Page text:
See parts one here and two here. In this issue, we’re going to take a look at two European powerhouses, HK and SIG SAUER. Both had a huge marketing presence in the 80s and 90s and both were highly sought after then, just as they are today.
They were different in style, but both were rich and detailed and would be something worthwhile to hang up in an office of gun shop today.
Heckler & Koch
HK was and is what many think of when it comes to German engineering in firearms back in the 80s and 90s. They were a force in marketing, going so far as to using actual photos of MP5-wielding British SAS troops storming the Iranian Embassy during Operation Nimrod.
HK made a name for themselves with their very aggressive ads. But they also had a commercial hunting side too and did some very colorful pieces in the 80s.
Here HK shows off their gas operated pistol, the P7, claiming it’s the most advanced and expensive pistol in the world and perfect for law enforcement work. They heavily pushed the P7 in the 80s. This ad is a little cluttered and looks more like an owner’s manual than a promotional piece. Also, trying to advertise why it’s expensive isn’t really a good thing.
HK’s Model 207 .22LR rifle posed with classic 80s era duck hunter camo pattern jacket. The stuffed critter and binoculars make the entire add perfect.
A classic 80s era ad with the SL7 paired with a P7 and a USAF survival knife. The ad shows that the modern outdoorsman could use some military-styled guns for excitement and adventure.
A rebate promo ad showing off the HK 630 and 770 in a simple, but artistic layout. The appearance of the rifles just floating there were a classic touch.
Another classic outdoorsman appeal with all three HK roller lock hunting rifles on tanned leather and wood planks. The effect makes it appear these are the guns someone in their mountain cabin would use for hunting.
The 90s are here! HK was famous for having their employees pose while wearing Oakley goggles and black BDUs. The coloring and smoke just add to the effect.
This USP Compact looks simple, more like a press release rather than a gun magazine ad. The white background makes the gun and bright red HK logo pop.
Here we have a nice ad for the HK91 with all of the common accessories that come with it. Sling, cleaning kit, 20-round magazines, and bipod. The roller lock rifle was a big seller in the ’80s and ’90s and this ad shows why. Simple but effective.
The HK MP5 is what nearly everyone visualizes when they think “HK.” The HK94 rifle shown here attempts to live up to that. Even though it has a mandated 16″ barrel, that doesn’t stop the reader from living life on the edge and being the SPEC-OPS commando you really want to be when you buy one. Artfully done in my opinion.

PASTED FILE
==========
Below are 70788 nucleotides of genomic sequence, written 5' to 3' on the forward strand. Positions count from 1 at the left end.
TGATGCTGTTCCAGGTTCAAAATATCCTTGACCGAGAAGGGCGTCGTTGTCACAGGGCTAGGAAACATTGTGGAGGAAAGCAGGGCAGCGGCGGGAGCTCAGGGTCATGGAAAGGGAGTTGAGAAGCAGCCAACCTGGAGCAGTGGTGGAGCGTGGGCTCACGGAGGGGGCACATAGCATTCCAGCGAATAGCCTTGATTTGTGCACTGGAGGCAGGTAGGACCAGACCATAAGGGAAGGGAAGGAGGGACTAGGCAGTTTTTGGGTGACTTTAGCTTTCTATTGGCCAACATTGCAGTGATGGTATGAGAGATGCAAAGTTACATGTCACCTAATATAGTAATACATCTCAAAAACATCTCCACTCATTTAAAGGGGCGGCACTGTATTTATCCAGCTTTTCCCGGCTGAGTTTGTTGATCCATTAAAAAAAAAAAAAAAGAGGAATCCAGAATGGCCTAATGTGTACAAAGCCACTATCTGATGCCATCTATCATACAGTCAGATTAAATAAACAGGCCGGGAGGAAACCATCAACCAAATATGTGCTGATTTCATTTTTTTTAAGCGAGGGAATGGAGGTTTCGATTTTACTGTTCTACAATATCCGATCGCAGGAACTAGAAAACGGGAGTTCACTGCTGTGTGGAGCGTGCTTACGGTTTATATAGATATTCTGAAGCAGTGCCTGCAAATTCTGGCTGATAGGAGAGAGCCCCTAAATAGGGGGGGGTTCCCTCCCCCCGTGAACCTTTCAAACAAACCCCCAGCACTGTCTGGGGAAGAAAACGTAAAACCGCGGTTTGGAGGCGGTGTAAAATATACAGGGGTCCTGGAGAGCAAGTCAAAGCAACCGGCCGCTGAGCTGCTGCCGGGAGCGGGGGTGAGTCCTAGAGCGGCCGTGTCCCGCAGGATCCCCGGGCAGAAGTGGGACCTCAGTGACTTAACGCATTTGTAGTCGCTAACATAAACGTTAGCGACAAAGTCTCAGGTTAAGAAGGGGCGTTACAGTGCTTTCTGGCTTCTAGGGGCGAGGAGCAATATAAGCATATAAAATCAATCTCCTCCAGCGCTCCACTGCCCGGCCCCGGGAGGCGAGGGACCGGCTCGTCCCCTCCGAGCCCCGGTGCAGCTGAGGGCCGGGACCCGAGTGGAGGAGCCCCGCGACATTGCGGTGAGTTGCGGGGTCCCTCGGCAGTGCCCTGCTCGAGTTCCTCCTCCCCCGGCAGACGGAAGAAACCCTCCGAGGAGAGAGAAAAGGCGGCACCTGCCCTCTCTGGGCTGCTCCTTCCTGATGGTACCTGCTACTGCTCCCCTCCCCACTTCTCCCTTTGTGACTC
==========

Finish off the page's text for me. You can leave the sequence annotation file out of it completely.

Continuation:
Another classic HK ad with black BDU-clad SWAT guys. This time showing off the MP5 and MP5SD as the perfect long guns for police. The face camo is the best touch.
The 80s were all about survival and here HK says that “YOU CAN SURVIVE”…if you own a HK91 rifle. A coil of rope, a sunken log and a dude waist-deep in a swamp says he’s ready to fight off the Red Dawn invasion.
Another major player in the 80s and 90s. SIG did very well marketing their pistols towards law enforcement. Yes, the US Navy would eventually select the P226 for the SEALs, but back then, their bread and butter was all about snagging those LE contracts.
This ad is just so colorful and full of visual stimuli. The colors, the setting, and layout are all so eye-grabbing. The ad showing a plain clothes cop getting ready to bust two burglars in what could be any metropolitan city in North America resonates with the reader. The punk standing guard with the mullet and headband make it awesome.
Another LE-specific ad. This shows a seasoned patrol officer on a traffic stop with a holstered P226. The ad gives a sense of suspense due to the officer approaching the stop with caution. The ad tells the reader that if this traffic stop goes kinetic, the SIG P226 is ready and capable.
A simple ad telling the reader that SIG pistols are worth the wait, no matter how long it takes.
Another simple ad. The colors and bright background are a nice contrast to the P220. The purple lettering lends a bit of regal flair with the fact that it is advertising the P220 chambered in .38 Super, a round they’re associating with an elite class of educated shooter.
The classic SIG technical spec layout. A cutaway of the P22x series showing off the advanced design.
Granite counter and two P230s. Simple, but eye catching.
This SIG Pro ad is nice because of the crossover of the pistol from the black background for the text to the gun laying on a SIG branded padded case with a leather-tagged Sig key fob.
Another simple ad for the P228. Here the blue accents used to highlight the model numbers make it visually pop for the reader.
Another classic cutaway ad. This looks more like something you’d find in an armorer’s manual than in a gun ad. But it comes across well since SIG is trying to show the advances of the SP line over the traditional P22x line.
In Part 4, we’ll take a look at two American names known for their revolvers and the direct competition they had against one another.